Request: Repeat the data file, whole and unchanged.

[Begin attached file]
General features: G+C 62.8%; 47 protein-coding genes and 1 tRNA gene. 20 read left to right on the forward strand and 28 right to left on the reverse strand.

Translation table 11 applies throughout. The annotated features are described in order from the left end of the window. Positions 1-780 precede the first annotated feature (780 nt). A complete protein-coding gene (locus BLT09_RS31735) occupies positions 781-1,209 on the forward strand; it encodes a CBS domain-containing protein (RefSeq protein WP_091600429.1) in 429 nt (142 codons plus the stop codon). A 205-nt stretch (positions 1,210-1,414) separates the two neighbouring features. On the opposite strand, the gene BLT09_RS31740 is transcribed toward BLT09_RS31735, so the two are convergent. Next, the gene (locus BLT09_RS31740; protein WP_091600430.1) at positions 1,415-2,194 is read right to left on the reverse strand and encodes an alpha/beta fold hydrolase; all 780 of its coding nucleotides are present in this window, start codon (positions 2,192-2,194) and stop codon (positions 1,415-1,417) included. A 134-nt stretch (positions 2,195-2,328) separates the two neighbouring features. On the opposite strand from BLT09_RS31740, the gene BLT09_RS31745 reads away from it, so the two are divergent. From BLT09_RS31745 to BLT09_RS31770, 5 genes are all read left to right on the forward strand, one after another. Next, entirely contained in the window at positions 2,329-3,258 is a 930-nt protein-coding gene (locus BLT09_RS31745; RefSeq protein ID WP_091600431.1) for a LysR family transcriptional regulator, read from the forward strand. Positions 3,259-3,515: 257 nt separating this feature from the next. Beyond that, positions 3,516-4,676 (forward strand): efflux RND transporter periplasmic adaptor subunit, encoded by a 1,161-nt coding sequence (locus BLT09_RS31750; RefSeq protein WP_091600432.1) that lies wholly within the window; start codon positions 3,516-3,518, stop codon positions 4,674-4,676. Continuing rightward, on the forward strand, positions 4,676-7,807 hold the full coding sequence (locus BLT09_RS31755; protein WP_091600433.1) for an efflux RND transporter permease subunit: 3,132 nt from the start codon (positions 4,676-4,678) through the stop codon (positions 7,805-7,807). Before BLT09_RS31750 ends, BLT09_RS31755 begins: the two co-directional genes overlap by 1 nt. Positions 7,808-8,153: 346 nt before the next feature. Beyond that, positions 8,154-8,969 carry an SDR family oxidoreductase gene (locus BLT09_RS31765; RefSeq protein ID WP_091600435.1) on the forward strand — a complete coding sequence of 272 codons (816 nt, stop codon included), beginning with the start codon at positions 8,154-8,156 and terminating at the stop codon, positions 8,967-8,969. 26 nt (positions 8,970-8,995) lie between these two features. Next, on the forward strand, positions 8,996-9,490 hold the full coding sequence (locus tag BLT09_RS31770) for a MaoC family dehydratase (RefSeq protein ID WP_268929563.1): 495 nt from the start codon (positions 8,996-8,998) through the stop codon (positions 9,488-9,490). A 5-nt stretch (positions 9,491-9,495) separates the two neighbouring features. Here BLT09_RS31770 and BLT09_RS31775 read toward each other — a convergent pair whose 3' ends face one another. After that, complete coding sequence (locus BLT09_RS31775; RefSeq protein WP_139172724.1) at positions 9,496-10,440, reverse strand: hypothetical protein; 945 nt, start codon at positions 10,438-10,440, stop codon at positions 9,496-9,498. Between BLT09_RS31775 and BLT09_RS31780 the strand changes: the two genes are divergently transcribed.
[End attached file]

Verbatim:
General features: G+C 62.8%; 47 protein-coding genes and 1 tRNA gene. 20 read left to right on the forward strand and 28 right to left on the reverse strand.

Translation table 11 applies throughout. The annotated features are described in order from the left end of the window. Positions 1-780 precede the first annotated feature (780 nt). A complete protein-coding gene (locus BLT09_RS31735) occupies positions 781-1,209 on the forward strand; it encodes a CBS domain-containing protein (RefSeq protein WP_091600429.1) in 429 nt (142 codons plus the stop codon). A 205-nt stretch (positions 1,210-1,414) separates the two neighbouring features. On the opposite strand, the gene BLT09_RS31740 is transcribed toward BLT09_RS31735, so the two are convergent. Next, the gene (locus BLT09_RS31740; protein WP_091600430.1) at positions 1,415-2,194 is read right to left on the reverse strand and encodes an alpha/beta fold hydrolase; all 780 of its coding nucleotides are present in this window, start codon (positions 2,192-2,194) and stop codon (positions 1,415-1,417) included. A 134-nt stretch (positions 2,195-2,328) separates the two neighbouring features. On the opposite strand from BLT09_RS31740, the gene BLT09_RS31745 reads away from it, so the two are divergent. From BLT09_RS31745 to BLT09_RS31770, 5 genes are all read left to right on the forward strand, one after another. Next, entirely contained in the window at positions 2,329-3,258 is a 930-nt protein-coding gene (locus BLT09_RS31745; RefSeq protein ID WP_091600431.1) for a LysR family transcriptional regulator, read from the forward strand. Positions 3,259-3,515: 257 nt separating this feature from the next. Beyond that, positions 3,516-4,676 (forward strand): efflux RND transporter periplasmic adaptor subunit, encoded by a 1,161-nt coding sequence (locus BLT09_RS31750; RefSeq protein WP_091600432.1) that lies wholly within the window; start codon positions 3,516-3,518, stop codon positions 4,674-4,676. Continuing rightward, on the forward strand, positions 4,676-7,807 hold the full coding sequence (locus BLT09_RS31755; protein WP_091600433.1) for an efflux RND transporter permease subunit: 3,132 nt from the start codon (positions 4,676-4,678) through the stop codon (positions 7,805-7,807). Before BLT09_RS31750 ends, BLT09_RS31755 begins: the two co-directional genes overlap by 1 nt. Positions 7,808-8,153: 346 nt before the next feature. Beyond that, positions 8,154-8,969 carry an SDR family oxidoreductase gene (locus BLT09_RS31765; RefSeq protein ID WP_091600435.1) on the forward strand — a complete coding sequence of 272 codons (816 nt, stop codon included), beginning with the start codon at positions 8,154-8,156 and terminating at the stop codon, positions 8,967-8,969. 26 nt (positions 8,970-8,995) lie between these two features. Next, on the forward strand, positions 8,996-9,490 hold the full coding sequence (locus tag BLT09_RS31770) for a MaoC family dehydratase (RefSeq protein ID WP_268929563.1): 495 nt from the start codon (positions 8,996-8,998) through the stop codon (positions 9,488-9,490). A 5-nt stretch (positions 9,491-9,495) separates the two neighbouring features. Here BLT09_RS31770 and BLT09_RS31775 read toward each other — a convergent pair whose 3' ends face one another. After that, complete coding sequence (locus BLT09_RS31775; RefSeq protein WP_139172724.1) at positions 9,496-10,440, reverse strand: hypothetical protein; 945 nt, start codon at positions 10,438-10,440, stop codon at positions 9,496-9,498. Between BLT09_RS31775 and BLT09_RS31780 the strand changes: the two genes are divergently transcribed.